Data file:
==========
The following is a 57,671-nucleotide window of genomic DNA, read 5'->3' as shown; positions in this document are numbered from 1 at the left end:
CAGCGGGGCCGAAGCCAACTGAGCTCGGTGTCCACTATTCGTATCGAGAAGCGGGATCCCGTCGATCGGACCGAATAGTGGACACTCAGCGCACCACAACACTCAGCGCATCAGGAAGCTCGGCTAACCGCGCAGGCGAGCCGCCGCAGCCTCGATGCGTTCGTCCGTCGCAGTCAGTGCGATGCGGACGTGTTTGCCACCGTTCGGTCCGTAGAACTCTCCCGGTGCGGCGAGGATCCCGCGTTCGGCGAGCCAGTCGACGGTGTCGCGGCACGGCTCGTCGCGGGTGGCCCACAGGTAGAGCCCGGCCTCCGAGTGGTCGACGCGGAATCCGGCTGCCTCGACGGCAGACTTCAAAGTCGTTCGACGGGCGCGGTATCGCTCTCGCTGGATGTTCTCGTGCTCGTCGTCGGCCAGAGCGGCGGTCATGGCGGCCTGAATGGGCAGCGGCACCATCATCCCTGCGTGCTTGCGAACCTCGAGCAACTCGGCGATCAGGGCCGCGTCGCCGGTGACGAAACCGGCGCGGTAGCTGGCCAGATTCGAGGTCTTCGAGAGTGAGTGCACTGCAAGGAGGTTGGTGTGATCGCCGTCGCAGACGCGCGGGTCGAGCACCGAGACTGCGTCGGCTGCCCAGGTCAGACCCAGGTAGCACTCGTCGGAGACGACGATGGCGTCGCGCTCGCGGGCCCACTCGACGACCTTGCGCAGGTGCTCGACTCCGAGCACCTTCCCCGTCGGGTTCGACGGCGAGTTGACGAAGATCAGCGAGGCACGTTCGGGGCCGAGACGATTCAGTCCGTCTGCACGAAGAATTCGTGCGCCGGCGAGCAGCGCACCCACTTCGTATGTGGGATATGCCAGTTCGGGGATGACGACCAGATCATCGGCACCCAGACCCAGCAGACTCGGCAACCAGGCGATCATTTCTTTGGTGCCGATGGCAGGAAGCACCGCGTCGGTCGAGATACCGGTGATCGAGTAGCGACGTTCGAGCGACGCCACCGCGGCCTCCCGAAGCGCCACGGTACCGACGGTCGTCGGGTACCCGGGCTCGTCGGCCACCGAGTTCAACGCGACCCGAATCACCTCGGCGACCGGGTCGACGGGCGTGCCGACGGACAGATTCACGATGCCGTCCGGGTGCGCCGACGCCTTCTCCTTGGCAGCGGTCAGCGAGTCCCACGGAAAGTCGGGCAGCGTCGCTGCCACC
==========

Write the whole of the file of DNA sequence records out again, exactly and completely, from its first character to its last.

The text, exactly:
The following is a 57,671-nucleotide window of genomic DNA, read 5'->3' as shown; positions in this document are numbered from 1 at the left end:
CAGCGGGGCCGAAGCCAACTGAGCTCGGTGTCCACTATTCGTATCGAGAAGCGGGATCCCGTCGATCGGACCGAATAGTGGACACTCAGCGCACCACAACACTCAGCGCATCAGGAAGCTCGGCTAACCGCGCAGGCGAGCCGCCGCAGCCTCGATGCGTTCGTCCGTCGCAGTCAGTGCGATGCGGACGTGTTTGCCACCGTTCGGTCCGTAGAACTCTCCCGGTGCGGCGAGGATCCCGCGTTCGGCGAGCCAGTCGACGGTGTCGCGGCACGGCTCGTCGCGGGTGGCCCACAGGTAGAGCCCGGCCTCCGAGTGGTCGACGCGGAATCCGGCTGCCTCGACGGCAGACTTCAAAGTCGTTCGACGGGCGCGGTATCGCTCTCGCTGGATGTTCTCGTGCTCGTCGTCGGCCAGAGCGGCGGTCATGGCGGCCTGAATGGGCAGCGGCACCATCATCCCTGCGTGCTTGCGAACCTCGAGCAACTCGGCGATCAGGGCCGCGTCGCCGGTGACGAAACCGGCGCGGTAGCTGGCCAGATTCGAGGTCTTCGAGAGTGAGTGCACTGCAAGGAGGTTGGTGTGATCGCCGTCGCAGACGCGCGGGTCGAGCACCGAGACTGCGTCGGCTGCCCAGGTCAGACCCAGGTAGCACTCGTCGGAGACGACGATGGCGTCGCGCTCGCGGGCCCACTCGACGACCTTGCGCAGGTGCTCGACTCCGAGCACCTTCCCCGTCGGGTTCGACGGCGAGTTGACGAAGATCAGCGAGGCACGTTCGGGGCCGAGACGATTCAGTCCGTCTGCACGAAGAATTCGTGCGCCGGCGAGCAGCGCACCCACTTCGTATGTGGGATATGCCAGTTCGGGGATGACGACCAGATCATCGGCACCCAGACCCAGCAGACTCGGCAACCAGGCGATCATTTCTTTGGTGCCGATGGCAGGAAGCACCGCGTCGGTCGAGATACCGGTGATCGAGTAGCGACGTTCGAGCGACGCCACCGCGGCCTCCCGAAGCGCCACGGTACCGACGGTCGTCGGGTACCCGGGCTCGTCGGCCACCGAGTTCAACGCGACCCGAATCACCTCGGCGACCGGGTCGACGGGCGTGCCGACGGACAGATTCACGATGCCGTCCGGGTGCGCCGACGCCTTCTCCTTGGCAGCGGTCAGCGAGTCCCACGGAAAGTCGGGCAGCGTCGCTGCCACC